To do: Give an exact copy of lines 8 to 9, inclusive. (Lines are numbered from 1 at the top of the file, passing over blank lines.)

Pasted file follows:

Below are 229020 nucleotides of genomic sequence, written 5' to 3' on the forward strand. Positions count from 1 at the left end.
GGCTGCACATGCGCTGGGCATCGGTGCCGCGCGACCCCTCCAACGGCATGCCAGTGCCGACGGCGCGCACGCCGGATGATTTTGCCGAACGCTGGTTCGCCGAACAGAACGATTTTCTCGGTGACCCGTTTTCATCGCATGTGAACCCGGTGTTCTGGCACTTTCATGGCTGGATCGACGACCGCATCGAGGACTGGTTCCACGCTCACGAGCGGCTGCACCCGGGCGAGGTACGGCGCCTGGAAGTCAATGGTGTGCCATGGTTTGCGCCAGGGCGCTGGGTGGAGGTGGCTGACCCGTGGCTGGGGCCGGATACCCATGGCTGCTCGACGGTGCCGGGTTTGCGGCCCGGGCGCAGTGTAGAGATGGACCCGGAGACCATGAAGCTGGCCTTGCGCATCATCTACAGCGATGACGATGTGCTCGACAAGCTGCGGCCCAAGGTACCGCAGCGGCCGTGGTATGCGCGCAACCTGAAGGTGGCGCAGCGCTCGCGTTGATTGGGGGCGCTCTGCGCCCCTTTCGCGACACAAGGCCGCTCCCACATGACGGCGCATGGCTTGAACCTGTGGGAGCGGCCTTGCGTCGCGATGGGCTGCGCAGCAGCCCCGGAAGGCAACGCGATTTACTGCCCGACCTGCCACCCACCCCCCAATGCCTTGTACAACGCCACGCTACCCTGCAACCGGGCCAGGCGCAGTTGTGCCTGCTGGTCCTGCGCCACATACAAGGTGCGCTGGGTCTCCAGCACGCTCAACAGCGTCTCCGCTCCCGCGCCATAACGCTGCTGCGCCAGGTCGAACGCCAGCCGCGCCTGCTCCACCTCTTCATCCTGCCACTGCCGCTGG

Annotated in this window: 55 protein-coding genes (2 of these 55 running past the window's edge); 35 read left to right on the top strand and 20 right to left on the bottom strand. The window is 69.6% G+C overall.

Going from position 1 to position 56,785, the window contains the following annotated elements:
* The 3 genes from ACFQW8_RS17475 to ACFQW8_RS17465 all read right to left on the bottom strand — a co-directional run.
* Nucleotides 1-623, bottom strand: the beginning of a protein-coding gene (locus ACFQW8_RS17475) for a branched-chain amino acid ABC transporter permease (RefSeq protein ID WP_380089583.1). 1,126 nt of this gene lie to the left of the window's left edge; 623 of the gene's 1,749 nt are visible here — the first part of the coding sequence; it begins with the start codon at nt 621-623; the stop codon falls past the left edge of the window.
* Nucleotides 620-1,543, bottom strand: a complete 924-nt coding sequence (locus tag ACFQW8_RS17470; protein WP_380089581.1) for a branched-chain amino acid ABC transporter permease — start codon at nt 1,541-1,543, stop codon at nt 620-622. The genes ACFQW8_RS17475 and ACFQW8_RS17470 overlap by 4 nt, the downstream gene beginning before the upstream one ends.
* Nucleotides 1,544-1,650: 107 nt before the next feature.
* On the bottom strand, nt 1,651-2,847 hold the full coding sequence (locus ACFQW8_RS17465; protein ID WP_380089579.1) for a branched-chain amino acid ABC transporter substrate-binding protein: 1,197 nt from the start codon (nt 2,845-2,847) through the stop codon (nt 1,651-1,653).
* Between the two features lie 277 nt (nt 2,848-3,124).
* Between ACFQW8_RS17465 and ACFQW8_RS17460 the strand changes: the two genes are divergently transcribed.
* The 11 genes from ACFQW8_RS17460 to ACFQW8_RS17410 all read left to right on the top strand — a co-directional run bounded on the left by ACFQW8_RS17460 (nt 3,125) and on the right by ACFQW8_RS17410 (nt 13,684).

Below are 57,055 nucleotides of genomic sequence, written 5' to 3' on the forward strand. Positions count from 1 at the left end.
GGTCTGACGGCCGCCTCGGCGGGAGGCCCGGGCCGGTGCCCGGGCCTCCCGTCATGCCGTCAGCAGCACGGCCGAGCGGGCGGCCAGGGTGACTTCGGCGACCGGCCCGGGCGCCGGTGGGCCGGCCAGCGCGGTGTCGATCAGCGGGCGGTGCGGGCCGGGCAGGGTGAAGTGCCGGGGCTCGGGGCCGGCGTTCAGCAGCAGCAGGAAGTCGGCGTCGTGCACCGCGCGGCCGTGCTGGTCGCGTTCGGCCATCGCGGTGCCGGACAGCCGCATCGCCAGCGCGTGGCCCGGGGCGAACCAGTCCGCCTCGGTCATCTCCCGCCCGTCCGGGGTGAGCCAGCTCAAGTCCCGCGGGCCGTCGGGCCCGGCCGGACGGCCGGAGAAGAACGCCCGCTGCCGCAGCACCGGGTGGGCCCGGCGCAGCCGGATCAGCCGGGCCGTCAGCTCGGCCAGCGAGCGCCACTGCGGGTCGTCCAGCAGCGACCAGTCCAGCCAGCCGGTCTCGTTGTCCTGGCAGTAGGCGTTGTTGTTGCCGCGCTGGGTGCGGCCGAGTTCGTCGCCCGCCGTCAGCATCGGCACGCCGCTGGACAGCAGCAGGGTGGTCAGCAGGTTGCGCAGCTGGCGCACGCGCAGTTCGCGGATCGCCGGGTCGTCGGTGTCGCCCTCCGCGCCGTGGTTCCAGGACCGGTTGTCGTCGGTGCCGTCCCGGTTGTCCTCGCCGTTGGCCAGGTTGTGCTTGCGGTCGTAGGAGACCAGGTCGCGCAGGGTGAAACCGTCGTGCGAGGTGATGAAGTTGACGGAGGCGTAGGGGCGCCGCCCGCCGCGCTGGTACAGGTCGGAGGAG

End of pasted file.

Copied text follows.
* Nucleotides 1,544-1,650: 107 nt before the next feature.
* On the bottom strand, nt 1,651-2,847 hold the full coding sequence (locus ACFQW8_RS17465; protein ID WP_380089579.1) for a branched-chain amino acid ABC transporter substrate-binding protein: 1,197 nt from the start codon (nt 2,845-2,847) through the stop codon (nt 1,651-1,653).